On carbon dioxide emissions, Bloomberg said, "we have to stop ignoring the laws of economics. As long as greenhouse gas pollution is free, it will be abundant. If we want to reduce it, there has to be a cost for producing it. The voluntary targets suggested by President Bush would be like voluntary speed limits - doomed to fail. If we're serious about climate change, the question is not whether we should put a value on greenhouse gas pollution, but how we should do it."

Regarding a cap and trade system as opposed to a carbon tax, Bloomberg said, "Cap-and-trade is an easier political sell because the costs are hidden - but they're still there. And the payoff is more uncertain." However, he noted, "the price volatility for carbon credits can discourage investment since an investment that might make sense if carbon credits are trading at $50 a ton, may not make sense at $30 a ton." He said further, "A cap-and-trade system will only work if all the credits are distributed from the start - and all industries are covered. But this begs the question: If all industries are going to be affected, and the worst polluters are going to pay more, why not simplify matters for companies by charging a direct pollution fee? It's like making one right turn instead of three left turns. You end up going in the same direction, but without going around in a circle first.

"A direct charge would eliminate the uncertainty that companies would face in a cap-and-trade system. It would be easier to implement and enforce, it would prevent special interests from opening up loopholes, and, it would create an opportunity to cut taxes... Creating a direct charge for greenhouse gas pollution would also incentivize the kinds of innovation that a cap-and-trade system is designed to encourage - without creating market uncertainty. To do this, a portion of the revenue from the pollution charge would be used to create an innovation fund, which would finance tax credits for companies that reduce their greenhouse gas pollution. As a result, companies would have two big incentives to reduce their pollution: Minimizing the charges they would have to pay and maximizing their tax savings. And unlike a cap-and-trade system, the certainty of tax credits would be more likely to lead companies to make the long-term investments in clean technology that will allow us to substantially reduce greenhouse gas pollution."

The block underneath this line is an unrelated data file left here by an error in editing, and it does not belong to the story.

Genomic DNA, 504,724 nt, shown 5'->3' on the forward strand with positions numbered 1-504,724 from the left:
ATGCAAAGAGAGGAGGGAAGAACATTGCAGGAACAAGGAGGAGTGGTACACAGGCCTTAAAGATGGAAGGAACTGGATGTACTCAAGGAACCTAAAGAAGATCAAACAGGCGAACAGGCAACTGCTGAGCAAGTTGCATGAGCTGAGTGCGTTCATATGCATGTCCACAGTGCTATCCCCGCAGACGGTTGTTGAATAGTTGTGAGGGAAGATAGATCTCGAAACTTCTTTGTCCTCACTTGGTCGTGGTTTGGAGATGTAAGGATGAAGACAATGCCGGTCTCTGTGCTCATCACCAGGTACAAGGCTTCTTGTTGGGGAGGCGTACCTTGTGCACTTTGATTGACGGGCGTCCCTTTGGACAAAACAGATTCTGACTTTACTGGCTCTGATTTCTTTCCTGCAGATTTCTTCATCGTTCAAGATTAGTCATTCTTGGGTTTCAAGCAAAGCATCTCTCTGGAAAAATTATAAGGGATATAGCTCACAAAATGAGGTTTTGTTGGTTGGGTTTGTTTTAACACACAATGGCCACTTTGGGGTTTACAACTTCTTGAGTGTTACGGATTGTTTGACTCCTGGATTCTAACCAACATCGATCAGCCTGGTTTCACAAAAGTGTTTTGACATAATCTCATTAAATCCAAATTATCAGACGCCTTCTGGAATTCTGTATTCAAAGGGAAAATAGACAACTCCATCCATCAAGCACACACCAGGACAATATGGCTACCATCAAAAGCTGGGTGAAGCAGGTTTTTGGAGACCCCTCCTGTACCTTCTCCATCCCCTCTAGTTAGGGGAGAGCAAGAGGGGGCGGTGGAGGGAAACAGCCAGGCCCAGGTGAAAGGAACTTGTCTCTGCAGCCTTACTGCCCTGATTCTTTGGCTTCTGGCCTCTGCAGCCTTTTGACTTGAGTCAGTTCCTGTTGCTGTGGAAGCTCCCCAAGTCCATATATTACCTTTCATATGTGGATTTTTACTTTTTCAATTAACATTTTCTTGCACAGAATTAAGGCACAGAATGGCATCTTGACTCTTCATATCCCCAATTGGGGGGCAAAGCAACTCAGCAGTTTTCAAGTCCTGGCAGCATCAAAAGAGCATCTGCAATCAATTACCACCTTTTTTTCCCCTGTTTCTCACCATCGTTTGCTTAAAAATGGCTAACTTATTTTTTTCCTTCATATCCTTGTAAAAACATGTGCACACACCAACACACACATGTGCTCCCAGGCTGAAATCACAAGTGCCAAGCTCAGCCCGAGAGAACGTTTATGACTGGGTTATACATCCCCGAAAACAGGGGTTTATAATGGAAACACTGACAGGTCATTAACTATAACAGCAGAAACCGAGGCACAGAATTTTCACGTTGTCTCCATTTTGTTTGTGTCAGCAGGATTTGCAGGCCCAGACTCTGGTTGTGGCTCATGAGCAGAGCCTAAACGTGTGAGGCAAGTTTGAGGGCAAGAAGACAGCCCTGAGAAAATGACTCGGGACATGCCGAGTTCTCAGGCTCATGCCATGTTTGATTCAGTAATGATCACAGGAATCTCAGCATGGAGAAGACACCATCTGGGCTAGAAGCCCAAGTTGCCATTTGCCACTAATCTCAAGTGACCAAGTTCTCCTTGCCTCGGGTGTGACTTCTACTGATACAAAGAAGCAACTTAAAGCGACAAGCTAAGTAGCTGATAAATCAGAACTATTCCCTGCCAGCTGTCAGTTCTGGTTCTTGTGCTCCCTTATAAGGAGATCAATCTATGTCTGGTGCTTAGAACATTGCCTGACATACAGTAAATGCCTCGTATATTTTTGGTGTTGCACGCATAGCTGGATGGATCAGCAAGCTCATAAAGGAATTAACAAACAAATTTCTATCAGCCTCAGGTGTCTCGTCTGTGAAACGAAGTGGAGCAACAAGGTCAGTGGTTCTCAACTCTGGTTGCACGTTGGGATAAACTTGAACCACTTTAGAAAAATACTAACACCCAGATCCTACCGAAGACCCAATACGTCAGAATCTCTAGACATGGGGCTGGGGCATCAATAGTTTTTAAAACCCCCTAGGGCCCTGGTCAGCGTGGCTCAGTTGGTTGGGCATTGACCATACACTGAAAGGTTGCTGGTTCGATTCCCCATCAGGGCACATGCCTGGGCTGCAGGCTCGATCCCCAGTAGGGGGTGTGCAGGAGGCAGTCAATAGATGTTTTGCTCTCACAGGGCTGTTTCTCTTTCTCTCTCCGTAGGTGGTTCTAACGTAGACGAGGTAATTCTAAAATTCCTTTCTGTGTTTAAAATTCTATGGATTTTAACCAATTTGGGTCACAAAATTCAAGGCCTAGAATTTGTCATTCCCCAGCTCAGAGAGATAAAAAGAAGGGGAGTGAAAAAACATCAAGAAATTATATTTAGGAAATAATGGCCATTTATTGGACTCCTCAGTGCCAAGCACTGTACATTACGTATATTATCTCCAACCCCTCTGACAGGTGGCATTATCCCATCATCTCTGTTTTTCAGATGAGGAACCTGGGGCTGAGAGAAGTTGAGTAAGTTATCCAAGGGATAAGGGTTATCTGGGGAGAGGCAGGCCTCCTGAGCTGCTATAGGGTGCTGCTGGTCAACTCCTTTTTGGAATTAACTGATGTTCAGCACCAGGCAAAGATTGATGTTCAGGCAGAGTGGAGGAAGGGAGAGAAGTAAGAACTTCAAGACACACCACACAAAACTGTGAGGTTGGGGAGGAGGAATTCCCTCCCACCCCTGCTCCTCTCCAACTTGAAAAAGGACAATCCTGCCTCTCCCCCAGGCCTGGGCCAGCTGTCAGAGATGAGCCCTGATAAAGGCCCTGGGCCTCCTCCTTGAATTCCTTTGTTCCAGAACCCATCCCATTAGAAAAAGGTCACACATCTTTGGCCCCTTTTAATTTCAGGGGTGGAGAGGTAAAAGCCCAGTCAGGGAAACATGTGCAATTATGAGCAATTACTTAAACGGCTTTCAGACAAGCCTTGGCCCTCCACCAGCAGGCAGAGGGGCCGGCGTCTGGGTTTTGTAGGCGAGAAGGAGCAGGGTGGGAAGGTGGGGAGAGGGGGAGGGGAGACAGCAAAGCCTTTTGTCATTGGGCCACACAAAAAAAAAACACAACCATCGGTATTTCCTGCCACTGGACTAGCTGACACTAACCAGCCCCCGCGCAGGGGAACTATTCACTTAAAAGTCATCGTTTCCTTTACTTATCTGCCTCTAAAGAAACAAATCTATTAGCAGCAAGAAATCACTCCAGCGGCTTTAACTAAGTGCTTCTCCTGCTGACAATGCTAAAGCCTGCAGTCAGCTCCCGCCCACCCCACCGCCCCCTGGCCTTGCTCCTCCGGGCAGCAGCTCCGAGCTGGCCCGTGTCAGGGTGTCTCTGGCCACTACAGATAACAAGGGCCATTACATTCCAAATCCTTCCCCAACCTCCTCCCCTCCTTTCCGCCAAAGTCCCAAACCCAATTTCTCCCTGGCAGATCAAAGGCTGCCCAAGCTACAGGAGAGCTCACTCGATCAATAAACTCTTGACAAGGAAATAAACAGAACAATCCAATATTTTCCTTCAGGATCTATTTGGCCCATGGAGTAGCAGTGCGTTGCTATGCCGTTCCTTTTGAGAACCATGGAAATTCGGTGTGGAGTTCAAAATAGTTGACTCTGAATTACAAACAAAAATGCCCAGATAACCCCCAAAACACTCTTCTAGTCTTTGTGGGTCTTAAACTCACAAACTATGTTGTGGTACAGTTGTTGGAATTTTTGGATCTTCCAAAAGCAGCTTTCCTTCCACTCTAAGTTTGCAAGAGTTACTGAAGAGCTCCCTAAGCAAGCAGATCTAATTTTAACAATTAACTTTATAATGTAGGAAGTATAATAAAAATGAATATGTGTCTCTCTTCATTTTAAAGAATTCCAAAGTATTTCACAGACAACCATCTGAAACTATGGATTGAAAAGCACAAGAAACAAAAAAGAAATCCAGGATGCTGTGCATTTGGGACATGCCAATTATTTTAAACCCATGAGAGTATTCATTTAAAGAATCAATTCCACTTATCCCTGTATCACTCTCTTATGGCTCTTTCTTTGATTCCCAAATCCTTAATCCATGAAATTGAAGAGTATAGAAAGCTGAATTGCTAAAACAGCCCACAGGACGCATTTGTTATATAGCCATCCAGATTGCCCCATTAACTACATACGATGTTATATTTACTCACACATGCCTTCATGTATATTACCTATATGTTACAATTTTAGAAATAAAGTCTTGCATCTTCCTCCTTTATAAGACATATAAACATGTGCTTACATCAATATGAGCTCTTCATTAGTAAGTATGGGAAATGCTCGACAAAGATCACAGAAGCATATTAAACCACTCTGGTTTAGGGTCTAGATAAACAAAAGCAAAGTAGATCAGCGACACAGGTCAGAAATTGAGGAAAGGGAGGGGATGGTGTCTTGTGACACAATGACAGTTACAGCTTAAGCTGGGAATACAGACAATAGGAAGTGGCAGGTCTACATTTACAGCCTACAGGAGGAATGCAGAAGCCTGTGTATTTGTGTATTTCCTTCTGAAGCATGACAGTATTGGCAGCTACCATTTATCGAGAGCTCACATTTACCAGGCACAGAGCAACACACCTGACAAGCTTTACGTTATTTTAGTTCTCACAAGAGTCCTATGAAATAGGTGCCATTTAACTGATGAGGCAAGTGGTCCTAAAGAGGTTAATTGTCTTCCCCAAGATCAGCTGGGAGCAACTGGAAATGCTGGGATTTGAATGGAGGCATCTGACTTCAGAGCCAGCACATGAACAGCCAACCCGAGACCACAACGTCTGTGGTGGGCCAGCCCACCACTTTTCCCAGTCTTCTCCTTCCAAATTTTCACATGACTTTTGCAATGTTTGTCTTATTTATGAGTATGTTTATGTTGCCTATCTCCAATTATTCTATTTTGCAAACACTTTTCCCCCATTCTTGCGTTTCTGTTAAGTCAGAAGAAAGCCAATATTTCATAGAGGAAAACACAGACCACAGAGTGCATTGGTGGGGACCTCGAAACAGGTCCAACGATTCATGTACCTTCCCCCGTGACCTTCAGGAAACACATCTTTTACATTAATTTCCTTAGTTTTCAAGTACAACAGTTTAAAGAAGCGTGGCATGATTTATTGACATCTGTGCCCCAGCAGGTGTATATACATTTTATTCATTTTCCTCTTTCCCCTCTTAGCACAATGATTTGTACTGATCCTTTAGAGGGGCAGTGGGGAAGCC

In concluding, Bloomberg said, "Both cap-and-trade and pollution pricing present their own challenges -- but there is an important difference between the two. The primary flaw of cap-and-trade is economic - price uncertainty; while the primary flaw of a pollution fee is political - the difficulty of getting it through Congress. But I've never been one to let short-term politics get in the way of long-term success..."

Access a release from the Conference (
click here). Access the Mayors Climate Protection Center website for extensive information (click here). Access the complete text of Mayor Bloomberg's presentation (click here). Access links to all video presentations including Bloomberg, Clinton, Gore, etc. (click here). [*Climate, *Energy]